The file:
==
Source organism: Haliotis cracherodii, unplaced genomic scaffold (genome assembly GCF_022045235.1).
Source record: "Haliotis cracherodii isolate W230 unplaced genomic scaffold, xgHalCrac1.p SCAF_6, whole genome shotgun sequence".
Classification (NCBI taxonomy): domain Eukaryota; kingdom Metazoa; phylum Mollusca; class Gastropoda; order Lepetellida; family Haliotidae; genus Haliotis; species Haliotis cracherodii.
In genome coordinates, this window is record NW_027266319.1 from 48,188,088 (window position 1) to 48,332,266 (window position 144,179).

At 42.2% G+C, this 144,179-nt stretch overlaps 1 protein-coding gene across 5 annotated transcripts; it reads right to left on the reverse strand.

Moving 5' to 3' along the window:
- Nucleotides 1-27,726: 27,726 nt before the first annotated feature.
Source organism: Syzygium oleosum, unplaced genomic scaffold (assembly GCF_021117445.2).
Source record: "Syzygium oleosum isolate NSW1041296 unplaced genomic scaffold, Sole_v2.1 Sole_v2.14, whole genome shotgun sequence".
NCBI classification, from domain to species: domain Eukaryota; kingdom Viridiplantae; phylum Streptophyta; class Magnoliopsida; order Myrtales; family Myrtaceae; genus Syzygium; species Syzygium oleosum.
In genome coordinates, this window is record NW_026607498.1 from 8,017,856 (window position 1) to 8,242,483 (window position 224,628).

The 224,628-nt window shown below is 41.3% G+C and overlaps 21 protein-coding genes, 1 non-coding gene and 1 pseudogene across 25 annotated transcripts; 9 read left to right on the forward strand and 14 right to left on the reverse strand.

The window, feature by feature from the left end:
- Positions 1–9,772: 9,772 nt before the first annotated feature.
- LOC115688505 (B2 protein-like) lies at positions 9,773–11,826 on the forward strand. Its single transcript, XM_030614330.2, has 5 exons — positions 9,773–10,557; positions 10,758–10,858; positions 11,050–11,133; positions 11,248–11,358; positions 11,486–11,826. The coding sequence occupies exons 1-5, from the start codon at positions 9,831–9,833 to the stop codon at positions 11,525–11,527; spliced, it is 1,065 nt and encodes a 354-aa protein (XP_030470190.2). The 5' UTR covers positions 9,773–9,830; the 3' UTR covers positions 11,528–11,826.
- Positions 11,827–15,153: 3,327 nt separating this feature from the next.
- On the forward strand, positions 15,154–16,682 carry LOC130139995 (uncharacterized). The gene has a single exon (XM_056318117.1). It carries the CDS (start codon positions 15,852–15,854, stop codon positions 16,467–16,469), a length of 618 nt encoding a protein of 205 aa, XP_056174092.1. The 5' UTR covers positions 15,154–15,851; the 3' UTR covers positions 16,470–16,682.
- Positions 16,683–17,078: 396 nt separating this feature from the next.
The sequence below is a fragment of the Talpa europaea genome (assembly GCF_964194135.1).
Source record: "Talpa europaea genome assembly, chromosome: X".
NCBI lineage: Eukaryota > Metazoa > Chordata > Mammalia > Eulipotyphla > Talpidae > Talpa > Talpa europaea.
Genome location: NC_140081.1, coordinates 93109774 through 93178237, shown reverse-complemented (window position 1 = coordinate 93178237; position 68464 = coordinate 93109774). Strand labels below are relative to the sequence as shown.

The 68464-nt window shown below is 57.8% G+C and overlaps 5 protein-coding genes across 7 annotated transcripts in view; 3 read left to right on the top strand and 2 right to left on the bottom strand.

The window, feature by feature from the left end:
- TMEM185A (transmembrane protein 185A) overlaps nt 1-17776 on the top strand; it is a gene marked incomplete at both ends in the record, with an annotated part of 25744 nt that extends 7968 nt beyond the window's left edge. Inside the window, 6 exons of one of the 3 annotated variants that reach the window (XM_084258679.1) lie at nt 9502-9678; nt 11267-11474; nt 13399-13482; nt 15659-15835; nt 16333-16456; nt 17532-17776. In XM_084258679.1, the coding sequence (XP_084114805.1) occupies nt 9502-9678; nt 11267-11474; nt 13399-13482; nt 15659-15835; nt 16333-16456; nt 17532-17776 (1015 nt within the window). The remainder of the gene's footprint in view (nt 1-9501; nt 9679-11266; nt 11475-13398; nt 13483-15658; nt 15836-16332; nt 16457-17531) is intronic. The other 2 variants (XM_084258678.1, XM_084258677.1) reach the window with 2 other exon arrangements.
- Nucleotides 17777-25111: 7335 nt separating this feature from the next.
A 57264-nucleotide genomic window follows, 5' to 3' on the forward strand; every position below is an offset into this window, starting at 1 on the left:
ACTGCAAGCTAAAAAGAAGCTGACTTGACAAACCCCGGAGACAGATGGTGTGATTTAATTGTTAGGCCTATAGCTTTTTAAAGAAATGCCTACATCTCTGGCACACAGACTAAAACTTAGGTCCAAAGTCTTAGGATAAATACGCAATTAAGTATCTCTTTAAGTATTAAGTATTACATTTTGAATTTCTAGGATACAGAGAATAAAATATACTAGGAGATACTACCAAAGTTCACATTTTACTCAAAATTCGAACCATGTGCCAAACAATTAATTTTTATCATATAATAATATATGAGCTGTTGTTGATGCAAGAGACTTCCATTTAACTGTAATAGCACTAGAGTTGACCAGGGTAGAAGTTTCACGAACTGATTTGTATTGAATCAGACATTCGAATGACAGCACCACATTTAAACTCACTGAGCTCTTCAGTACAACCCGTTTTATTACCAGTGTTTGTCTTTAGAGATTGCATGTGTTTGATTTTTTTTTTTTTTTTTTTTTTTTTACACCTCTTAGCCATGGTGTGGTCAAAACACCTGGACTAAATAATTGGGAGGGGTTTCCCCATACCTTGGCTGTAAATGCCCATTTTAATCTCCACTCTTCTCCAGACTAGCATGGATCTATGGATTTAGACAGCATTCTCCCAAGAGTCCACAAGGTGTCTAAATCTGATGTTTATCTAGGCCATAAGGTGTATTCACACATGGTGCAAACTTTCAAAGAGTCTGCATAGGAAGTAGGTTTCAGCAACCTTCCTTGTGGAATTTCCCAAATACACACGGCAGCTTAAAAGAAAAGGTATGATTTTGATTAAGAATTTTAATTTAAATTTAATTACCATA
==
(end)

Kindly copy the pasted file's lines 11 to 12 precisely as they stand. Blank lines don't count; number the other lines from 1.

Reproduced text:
In genome coordinates, this window is record NW_026607498.1 from 8,017,856 (window position 1) to 8,242,483 (window position 224,628).

The 224,628-nt window shown below is 41.3% G+C and overlaps 21 protein-coding genes, 1 non-coding gene and 1 pseudogene across 25 annotated transcripts; 9 read left to right on the forward strand and 14 right to left on the reverse strand.